Saad al-Din Ibrahim, a university professor, sociologist and critic of Egypt’s military-controlled regime, admitted that his chances for success are slim, but said his possible run for the country’s top job is aimed at breaking the taboo that only the sitting president can be considered a candidate.
“If given the chance, I personally want to run (for president) to break the barrier of fear and intimidation,” Ibrahim told The Associated Press.
President Husni Mubarak, 76, has led Egypt since the 1981 assassination of his predecessor, Anwar Sadat.
In four previous presidential referendums, which require Egyptians to vote yes or no, Mubarak has been the sole candidate. The next poll is set for October 2005.
“Not that I have real hopes of success, but I want to show my fellow Egyptians that nothing should be a political taboo,” Ibrahim said.
He spent more than a year behind bars before being exonerated in 2003 on charges related to his election monitoring activities.
“If given the chance, I personally want to run (for president) to break the barrier of fear
Saad al-Din Ibrahim,
In October, 650 activists and opposition political party members vowed to push for a constitutional amendment to end Egypt’s system of one-man rule and bar Mubarak from standing for a fifth term.
The activists said they would draw up a draft constitution to replace the existing one and begin circulating it soon.
Mubarak, a close US ally, heads the National Democratic Party which controls the Egyptian parliament and would be unlikely to support an amendment seeking to change the presidential status quo.
“We know the NDP and the president are reluctant to do it (amend the constitution), but we will keep challenging it and demanding something be done,” Ibrahim said, adding that his Ibn Khaldun Centre for Development Studies will monitor the 2005 presidential poll.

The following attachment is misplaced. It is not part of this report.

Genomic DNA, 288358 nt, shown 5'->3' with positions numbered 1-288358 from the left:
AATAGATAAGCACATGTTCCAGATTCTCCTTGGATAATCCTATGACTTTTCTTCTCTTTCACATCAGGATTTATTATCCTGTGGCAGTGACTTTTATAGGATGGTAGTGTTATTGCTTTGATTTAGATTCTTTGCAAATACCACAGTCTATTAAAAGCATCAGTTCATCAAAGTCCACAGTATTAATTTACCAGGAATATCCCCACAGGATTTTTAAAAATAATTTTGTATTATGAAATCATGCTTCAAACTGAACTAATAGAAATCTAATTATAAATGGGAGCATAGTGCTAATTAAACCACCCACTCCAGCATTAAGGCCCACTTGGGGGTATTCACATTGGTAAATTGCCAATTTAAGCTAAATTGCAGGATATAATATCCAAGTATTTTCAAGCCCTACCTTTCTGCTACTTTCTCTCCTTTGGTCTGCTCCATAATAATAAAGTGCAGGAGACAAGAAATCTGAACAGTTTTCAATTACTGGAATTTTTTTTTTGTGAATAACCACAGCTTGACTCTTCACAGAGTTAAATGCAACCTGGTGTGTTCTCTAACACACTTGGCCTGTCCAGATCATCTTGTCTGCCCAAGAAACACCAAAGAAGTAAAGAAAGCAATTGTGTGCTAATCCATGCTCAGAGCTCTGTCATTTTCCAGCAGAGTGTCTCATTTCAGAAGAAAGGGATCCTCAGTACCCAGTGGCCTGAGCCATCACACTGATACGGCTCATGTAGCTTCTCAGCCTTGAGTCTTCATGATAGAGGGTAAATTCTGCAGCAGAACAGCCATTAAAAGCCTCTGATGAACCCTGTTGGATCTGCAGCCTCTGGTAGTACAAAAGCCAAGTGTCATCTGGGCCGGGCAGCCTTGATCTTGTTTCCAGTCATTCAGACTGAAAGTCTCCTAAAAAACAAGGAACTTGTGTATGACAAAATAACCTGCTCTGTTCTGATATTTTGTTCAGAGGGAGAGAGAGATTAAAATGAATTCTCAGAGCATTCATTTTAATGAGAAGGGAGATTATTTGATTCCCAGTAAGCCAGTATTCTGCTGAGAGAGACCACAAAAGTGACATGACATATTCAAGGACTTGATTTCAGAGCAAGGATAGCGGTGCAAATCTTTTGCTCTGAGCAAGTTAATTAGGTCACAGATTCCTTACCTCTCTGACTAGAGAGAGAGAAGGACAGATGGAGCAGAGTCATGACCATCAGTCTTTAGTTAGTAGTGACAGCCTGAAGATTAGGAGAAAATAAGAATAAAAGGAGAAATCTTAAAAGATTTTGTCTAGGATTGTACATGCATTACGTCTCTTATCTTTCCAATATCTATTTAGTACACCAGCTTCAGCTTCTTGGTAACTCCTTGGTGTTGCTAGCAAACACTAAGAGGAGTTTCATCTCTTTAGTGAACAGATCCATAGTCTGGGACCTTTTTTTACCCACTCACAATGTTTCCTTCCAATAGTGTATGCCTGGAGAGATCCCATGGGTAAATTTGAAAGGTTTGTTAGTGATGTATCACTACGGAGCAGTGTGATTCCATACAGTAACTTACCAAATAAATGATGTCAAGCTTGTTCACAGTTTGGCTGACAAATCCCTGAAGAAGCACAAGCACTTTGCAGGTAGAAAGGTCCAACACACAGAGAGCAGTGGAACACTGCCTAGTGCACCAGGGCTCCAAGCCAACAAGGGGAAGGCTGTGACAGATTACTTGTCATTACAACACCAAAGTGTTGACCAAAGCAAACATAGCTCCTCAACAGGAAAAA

Political experts say there is little chance a constitutional amendment demanding a direct vote for multiple presidential candidates will succeed.
Many speculate Mubarak’s son
“The government hasn’t the political will to do anything positive,” Nijad al-Borai, chairman of the opposition Group for Democratic Development, said.
Even if the government allowed multi-candidate elections, al-Borai said Mubarak or a candidate chosen by the establishment would still win.
“What we need is to change the political environment, erase the emergency laws and allow people to demonstrate in the streets, write whatever they want and enjoy freedom of expression,” he said. “After that we can talk about (presidential) elections.”
Egypt has maintained emergency laws since Sadat’s 1981 assassination. While activists condemn the laws as too restrictive, the government says they are needed to ensure security.
There has been wide speculation that Mubarak’s youngest son, the business-savvy Jamal, is being groomed to replace his father, an idea that has enraged activists and been repeatedly denied by both Mubaraks.